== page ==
From Our Pastor's Desk
From Our Pastor's Desk
Sunday, December 24, 2023 – Fourth Sunday of Advent - Cycle B Readings: 2 Samuel 7: 1-5, 8b-12, 14a, 16, Psalm 89 “For ever I will sing the goodness of the Lord”, Romans 16: 25-27, Luke 1: 26-38
The Cause for Beatification
History of the Beatification Effort
Only now is the extraordinary story of the Florida martyrs fully emerging. From an early date poets, artisans, chroniclers, religious superiors, a duke, a king, governors, and bishops had commemorated the saintly deaths of the Florida martyrs, and some had even anticipated their canonization. Yet despite these precious testimonies and the occasional prodding by a small number of historians to recognize this proud part of our American tradition, the story of the Florida martyrs lay largely dormant for centuries. Not until the 1930s and the efforts of John Mark Gannon, Bishop of Erie, was a formal effort undertaken for their canonization. This effort has slowly matured into the present cause. In 1939 John Wynne, S.J., who had been Vice-Postulator for the cause of the North American martyrs and was now Postulator for Kateri Tekakwitha, sent Bishop Gannon a letter that contained a list of 106 “bold martyrs on the soil of our country” (Wynne to Gannon, 6/24/1939).
Bishop Gannon was surprised: “I never knew there were so many American martyrs until I received your enclosure. Why something has not been done in this matter before, is a mystery to me . . . I am fascinated with it all and will be glad to co-operate with you in any way I can” (Gannon to Wynne, 6/26/1939). Gannon in fact eagerly took the lead in this task, which he would ardently champion until his death in 1968. Having received the support of the American hierarchy at their annual meeting in November 1939, Bishop Gannon assembled a team of preeminent ecclesiastical historians, which included representatives from the Jesuits (Fr. John Wynne of Fordham University, and Fr. Michael Kenny of Spring Hill College), Dominicans (Victor O’Daniel, the noted historian of the Dominican order, and then Fr. Reginald Coffey, the archivist of the Dominican House of Studies), Fran-ciscans (Fr. Marion Habig of Quincy College, and Fr. Roland Burke of Warwick, New York, who was the Vice-Postulator of the cause of Mother Schervier, the foundress of the Little Sisters of the Poor of St. Francis), and the secular clergy (Fr. Peter Guilday of The Catholic University of America). The secretary was Fr. (later Msgr.) James M. Powers of the Diocese of Erie. Members of the committee convened twice in early 1941 at the Commodore Hotel in New York City, where they assigned responsibilities and began to prepare a submission to Rome. The work was facilitated by an earlier “American martyrology” assembled by Fr. Habig, which would be the core of the sub-mission. By the fall of 1941 the completed report had been signed by Cardinal Dennis Joseph Dougherty of Philadelphia. In November of that year, the Apostolic Delegate to the United States, Archbishop Amleto Cicognani, sent to Rome three handsome red volumes for Cardinal Carlo Salotti, the Prefect of the Sacred Congregation of Rites, and three ivory bound volumes to be delivered to the Holy Father, Pope Pius XII. But more than three years would elapse before Bishop Gannon learned of the status of this submission. The Sacred Congregation of Rites had indeed re-ceived the report, and Monsignor Carinci, the Secretary, had issued a reply on August 8, 1943, but this reply never reached Bishop Gannon or, so far as we know, anyone else in the United States (Powers to Habig, 5/1/1945).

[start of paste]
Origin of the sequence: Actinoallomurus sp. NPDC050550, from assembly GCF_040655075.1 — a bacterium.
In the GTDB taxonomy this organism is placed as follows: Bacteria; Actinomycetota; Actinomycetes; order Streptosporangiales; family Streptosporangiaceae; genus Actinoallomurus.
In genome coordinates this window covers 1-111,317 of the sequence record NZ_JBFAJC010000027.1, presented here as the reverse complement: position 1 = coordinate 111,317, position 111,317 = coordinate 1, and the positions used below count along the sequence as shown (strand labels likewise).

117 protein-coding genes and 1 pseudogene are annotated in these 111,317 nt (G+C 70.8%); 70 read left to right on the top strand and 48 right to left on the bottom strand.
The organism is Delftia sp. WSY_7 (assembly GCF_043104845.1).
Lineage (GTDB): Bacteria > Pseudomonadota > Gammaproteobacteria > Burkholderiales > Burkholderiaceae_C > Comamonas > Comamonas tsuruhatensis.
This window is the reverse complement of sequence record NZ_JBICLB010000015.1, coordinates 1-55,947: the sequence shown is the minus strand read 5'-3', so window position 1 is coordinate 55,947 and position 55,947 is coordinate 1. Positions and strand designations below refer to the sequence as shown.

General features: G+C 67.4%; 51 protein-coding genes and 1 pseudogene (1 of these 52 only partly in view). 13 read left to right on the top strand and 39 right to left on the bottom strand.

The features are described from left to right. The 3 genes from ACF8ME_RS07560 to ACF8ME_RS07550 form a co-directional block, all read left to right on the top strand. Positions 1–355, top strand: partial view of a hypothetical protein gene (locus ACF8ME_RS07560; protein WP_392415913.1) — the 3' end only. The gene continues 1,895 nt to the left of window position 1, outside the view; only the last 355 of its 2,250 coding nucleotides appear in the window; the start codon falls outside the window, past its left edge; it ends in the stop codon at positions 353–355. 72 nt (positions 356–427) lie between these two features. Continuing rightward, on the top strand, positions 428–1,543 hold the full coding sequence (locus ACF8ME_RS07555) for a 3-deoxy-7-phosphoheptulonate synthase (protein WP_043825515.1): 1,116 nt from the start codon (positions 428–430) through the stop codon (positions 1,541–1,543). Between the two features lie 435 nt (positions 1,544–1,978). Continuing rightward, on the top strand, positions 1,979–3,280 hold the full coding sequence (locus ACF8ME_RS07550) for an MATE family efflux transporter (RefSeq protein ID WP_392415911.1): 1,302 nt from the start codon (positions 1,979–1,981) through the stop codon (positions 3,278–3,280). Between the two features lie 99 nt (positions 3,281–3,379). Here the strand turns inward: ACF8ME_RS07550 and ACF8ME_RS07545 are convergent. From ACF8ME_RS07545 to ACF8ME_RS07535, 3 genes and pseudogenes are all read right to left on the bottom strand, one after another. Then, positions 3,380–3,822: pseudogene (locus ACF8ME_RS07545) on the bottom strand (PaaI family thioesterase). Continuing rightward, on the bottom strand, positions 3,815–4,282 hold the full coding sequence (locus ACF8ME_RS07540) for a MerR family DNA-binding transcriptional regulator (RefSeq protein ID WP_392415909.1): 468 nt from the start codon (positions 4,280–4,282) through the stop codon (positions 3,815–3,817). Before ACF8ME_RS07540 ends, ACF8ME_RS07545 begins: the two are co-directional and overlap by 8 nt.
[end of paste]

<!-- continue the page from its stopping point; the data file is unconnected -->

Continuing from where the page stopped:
We will continue next week with The Cause for Beatification Source: Martyrs - Martyrs of La Florida Missions - Tallahassee,